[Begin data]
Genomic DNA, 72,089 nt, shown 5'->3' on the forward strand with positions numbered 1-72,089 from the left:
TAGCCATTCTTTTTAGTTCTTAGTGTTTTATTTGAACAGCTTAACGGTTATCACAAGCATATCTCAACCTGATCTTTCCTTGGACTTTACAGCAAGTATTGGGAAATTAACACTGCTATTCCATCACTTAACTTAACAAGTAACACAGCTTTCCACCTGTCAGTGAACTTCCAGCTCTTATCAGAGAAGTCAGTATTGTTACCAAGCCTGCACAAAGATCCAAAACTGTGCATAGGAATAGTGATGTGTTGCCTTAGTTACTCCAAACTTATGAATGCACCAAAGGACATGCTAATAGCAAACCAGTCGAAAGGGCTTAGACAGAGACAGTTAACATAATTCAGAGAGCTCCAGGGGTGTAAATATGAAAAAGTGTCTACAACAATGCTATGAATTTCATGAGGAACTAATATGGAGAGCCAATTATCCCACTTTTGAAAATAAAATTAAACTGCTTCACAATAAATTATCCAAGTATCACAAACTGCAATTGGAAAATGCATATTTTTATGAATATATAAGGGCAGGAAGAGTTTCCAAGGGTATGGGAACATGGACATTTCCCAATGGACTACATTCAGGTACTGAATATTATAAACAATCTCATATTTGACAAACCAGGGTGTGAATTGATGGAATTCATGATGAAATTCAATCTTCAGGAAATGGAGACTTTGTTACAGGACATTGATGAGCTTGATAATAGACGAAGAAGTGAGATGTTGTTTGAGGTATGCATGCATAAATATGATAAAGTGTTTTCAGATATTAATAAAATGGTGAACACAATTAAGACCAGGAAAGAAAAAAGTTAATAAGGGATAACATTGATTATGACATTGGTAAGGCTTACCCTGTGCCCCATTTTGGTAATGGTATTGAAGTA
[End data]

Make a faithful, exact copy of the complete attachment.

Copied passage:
Genomic DNA, 72,089 nt, shown 5'->3' on the forward strand with positions numbered 1-72,089 from the left:
TAGCCATTCTTTTTAGTTCTTAGTGTTTTATTTGAACAGCTTAACGGTTATCACAAGCATATCTCAACCTGATCTTTCCTTGGACTTTACAGCAAGTATTGGGAAATTAACACTGCTATTCCATCACTTAACTTAACAAGTAACACAGCTTTCCACCTGTCAGTGAACTTCCAGCTCTTATCAGAGAAGTCAGTATTGTTACCAAGCCTGCACAAAGATCCAAAACTGTGCATAGGAATAGTGATGTGTTGCCTTAGTTACTCCAAACTTATGAATGCACCAAAGGACATGCTAATAGCAAACCAGTCGAAAGGGCTTAGACAGAGACAGTTAACATAATTCAGAGAGCTCCAGGGGTGTAAATATGAAAAAGTGTCTACAACAATGCTATGAATTTCATGAGGAACTAATATGGAGAGCCAATTATCCCACTTTTGAAAATAAAATTAAACTGCTTCACAATAAATTATCCAAGTATCACAAACTGCAATTGGAAAATGCATATTTTTATGAATATATAAGGGCAGGAAGAGTTTCCAAGGGTATGGGAACATGGACATTTCCCAATGGACTACATTCAGGTACTGAATATTATAAACAATCTCATATTTGACAAACCAGGGTGTGAATTGATGGAATTCATGATGAAATTCAATCTTCAGGAAATGGAGACTTTGTTACAGGACATTGATGAGCTTGATAATAGACGAAGAAGTGAGATGTTGTTTGAGGTATGCATGCATAAATATGATAAAGTGTTTTCAGATATTAATAAAATGGTGAACACAATTAAGACCAGGAAAGAAAAAAGTTAATAAGGGATAACATTGATTATGACATTGGTAAGGCTTACCCTGTGCCCCATTTTGGTAATGGTATTGAAGTA